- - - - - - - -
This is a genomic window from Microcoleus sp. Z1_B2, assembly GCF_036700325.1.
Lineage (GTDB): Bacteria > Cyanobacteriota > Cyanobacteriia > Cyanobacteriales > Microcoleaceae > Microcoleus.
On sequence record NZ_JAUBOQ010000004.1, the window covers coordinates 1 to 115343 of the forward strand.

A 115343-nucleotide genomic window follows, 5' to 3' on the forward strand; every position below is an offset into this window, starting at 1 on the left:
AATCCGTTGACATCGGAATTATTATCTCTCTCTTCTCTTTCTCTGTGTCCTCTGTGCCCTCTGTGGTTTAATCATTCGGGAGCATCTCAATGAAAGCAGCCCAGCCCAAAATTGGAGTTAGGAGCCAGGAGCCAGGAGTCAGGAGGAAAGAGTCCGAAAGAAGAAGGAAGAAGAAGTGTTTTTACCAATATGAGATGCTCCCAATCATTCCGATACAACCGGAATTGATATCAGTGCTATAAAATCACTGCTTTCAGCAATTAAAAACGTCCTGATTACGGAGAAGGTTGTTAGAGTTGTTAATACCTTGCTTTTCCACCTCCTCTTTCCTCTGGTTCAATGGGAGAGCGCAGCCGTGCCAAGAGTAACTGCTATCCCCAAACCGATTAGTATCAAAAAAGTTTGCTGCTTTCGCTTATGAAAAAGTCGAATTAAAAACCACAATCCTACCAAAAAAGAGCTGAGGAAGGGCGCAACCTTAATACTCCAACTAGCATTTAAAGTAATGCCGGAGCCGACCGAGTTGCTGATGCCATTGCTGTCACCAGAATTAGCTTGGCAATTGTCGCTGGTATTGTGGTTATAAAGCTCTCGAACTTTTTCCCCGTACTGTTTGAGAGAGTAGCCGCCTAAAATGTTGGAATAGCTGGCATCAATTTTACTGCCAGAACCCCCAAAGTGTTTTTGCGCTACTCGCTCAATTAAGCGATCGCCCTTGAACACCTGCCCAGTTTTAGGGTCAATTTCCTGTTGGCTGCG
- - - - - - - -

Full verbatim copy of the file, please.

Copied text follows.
This is a genomic window from Microcoleus sp. Z1_B2, assembly GCF_036700325.1.
Lineage (GTDB): Bacteria > Cyanobacteriota > Cyanobacteriia > Cyanobacteriales > Microcoleaceae > Microcoleus.
On sequence record NZ_JAUBOQ010000004.1, the window covers coordinates 1 to 115343 of the forward strand.

A 115343-nucleotide genomic window follows, 5' to 3' on the forward strand; every position below is an offset into this window, starting at 1 on the left:
AATCCGTTGACATCGGAATTATTATCTCTCTCTTCTCTTTCTCTGTGTCCTCTGTGCCCTCTGTGGTTTAATCATTCGGGAGCATCTCAATGAAAGCAGCCCAGCCCAAAATTGGAGTTAGGAGCCAGGAGCCAGGAGTCAGGAGGAAAGAGTCCGAAAGAAGAAGGAAGAAGAAGTGTTTTTACCAATATGAGATGCTCCCAATCATTCCGATACAACCGGAATTGATATCAGTGCTATAAAATCACTGCTTTCAGCAATTAAAAACGTCCTGATTACGGAGAAGGTTGTTAGAGTTGTTAATACCTTGCTTTTCCACCTCCTCTTTCCTCTGGTTCAATGGGAGAGCGCAGCCGTGCCAAGAGTAACTGCTATCCCCAAACCGATTAGTATCAAAAAAGTTTGCTGCTTTCGCTTATGAAAAAGTCGAATTAAAAACCACAATCCTACCAAAAAAGAGCTGAGGAAGGGCGCAACCTTAATACTCCAACTAGCATTTAAAGTAATGCCGGAGCCGACCGAGTTGCTGATGCCATTGCTGTCACCAGAATTAGCTTGGCAATTGTCGCTGGTATTGTGGTTATAAAGCTCTCGAACTTTTTCCCCGTACTGTTTGAGAGAGTAGCCGCCTAAAATGTTGGAATAGCTGGCATCAATTTTACTGCCAGAACCCCCAAAGTGTTTTTGCGCTACTCGCTCAATTAAGCGATCGCCCTTGAACACCTGCCCAGTTTTAGGGTCAATTTCCTGTTGGCTGCG